Opinion

Our flag is not a prop

The US flag should not be used as a point of argument but as a symbol of the solidarity that binds the diversity of our nation.

By

I never imagined this could happen. While on Facebook the other day, I spied a profile picture that featured the stars and stripes of our revered flag and a hard feeling hit me in the gut. "Ugh," I thought, "another person calling President Obama a communist."

It turns out it was a close friend honoring the 9/11 tragedy.

It was startling, this new association evoked from seeing a photo of our nation's flag. It was a terrible, disturbing association.

I then realized why.

In recent months, I've seen many people on Facebook tucking our flag in their profile pictures to denounce our president or his policy by spouting a series of ugly, crude adjectives. No facts. No trusted references. Just adjectives.

For years I've rolled my eyes over the constant rounds of urban legends that remain stuck in a loop on the e-mail circuit. We've all at one point had some myth land on our screen, whether it be about asbestos in tampons or the Neiman Marcus chocolate chip cookie recipe.

But ever since Mr. Obama took office, such rumors have become increasingly political and increasingly disrespectful and irresponsible.

Social-media sites can compound the errors of urban legends – mass fear spreads easily among "friends." It's one thing to not check facts and think you have the secret recipe for a cookie. It's quite another thing to form opinions about national policy based on an angry statement on Facebook.

The flag is precious to me. The ideals it stands for attracted my ancestors centuries ago, and it has sustained my forebears ever since.

My family is rooted in this country. I have ancestors from Williamsburg, Va., who came over the Cumberland Gap to Kentucky and on to Missouri. My grandfather fought in World War II. My father served two tours in Vietnam. My aunt taught American history to thousands of high school students. Her goal was to make her students patriots. The man I married is the grandson of Slovak immigrants.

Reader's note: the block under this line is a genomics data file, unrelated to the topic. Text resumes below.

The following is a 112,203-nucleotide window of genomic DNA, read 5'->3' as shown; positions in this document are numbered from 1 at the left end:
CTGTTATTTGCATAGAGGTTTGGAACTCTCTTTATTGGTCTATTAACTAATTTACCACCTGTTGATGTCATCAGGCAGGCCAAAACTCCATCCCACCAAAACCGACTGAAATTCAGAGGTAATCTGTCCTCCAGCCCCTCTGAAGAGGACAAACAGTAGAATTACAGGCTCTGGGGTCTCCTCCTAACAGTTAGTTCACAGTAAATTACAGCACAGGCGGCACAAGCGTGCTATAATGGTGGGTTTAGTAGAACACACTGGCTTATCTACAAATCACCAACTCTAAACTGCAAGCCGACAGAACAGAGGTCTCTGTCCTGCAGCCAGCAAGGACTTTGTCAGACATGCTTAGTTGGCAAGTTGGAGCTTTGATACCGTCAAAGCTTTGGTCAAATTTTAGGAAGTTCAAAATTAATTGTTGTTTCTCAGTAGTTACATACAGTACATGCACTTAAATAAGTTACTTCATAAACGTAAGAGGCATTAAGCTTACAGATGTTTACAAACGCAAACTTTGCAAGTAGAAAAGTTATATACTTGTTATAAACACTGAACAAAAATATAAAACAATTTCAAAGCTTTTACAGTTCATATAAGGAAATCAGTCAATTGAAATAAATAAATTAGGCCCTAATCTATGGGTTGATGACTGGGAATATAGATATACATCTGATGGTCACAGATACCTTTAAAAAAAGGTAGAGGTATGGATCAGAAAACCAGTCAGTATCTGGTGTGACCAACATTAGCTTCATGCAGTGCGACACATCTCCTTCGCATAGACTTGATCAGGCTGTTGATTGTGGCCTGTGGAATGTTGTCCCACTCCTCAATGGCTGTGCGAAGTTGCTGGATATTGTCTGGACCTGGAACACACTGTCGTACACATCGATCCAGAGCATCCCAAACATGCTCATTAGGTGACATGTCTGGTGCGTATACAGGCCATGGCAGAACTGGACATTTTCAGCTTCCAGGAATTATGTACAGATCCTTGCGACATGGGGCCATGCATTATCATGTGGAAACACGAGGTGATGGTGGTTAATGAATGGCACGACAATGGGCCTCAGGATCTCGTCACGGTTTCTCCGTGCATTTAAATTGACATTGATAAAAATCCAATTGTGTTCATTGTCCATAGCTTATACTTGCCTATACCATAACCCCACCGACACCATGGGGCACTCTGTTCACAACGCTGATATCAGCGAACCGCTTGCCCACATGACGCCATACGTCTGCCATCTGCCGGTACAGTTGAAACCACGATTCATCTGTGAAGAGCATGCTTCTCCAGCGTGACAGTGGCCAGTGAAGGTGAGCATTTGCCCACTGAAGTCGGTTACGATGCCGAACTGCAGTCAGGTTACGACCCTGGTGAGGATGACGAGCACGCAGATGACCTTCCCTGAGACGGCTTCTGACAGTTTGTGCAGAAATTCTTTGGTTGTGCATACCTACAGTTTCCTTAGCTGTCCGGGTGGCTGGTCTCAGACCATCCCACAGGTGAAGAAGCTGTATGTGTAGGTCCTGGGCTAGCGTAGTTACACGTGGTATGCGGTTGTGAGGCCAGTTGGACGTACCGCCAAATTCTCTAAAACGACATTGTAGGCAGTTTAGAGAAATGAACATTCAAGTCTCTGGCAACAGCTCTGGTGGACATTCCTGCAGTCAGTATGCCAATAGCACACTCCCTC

I think back to the sacrifices my ancestors made to become citizens of this country. I do not believe they ever looked to our flag as something to hide behind and shout unchecked adjectives or obscenities at fellow citizens or at our president. The flag was something to be literally looked up to. It was taller than a person, not on the level of our daily tasks. It flew over them.

Our flag is not a piece of clip art to distort and derange. It is a profound symbol. Our flag is ceremony. It covers the body of a fallen soldier. It flies at half-mast when our nation loses someone dear.

Given all that has been sacrificed for this symbol, please don't misuse its power. If you plan to use our flag to represent yourself in a political debate, then please speak with an attuned awareness and compassion and speak from a position of strength in truth.

The flag must not be used as a point of argument but as a symbol of the solidarity that binds the diversity of our nation.

I hope that my new association with our flag is short-lived. Our nation is one that tolerates protest, and many times protest has led to needed change.

But, if you protest, you have a responsibility to protest based on fact. This is not a university football game. This is the future of our country.

Amy Hardin Turosak writes as Ms. Shopping Golightly at the Thrifty Chicks blog.

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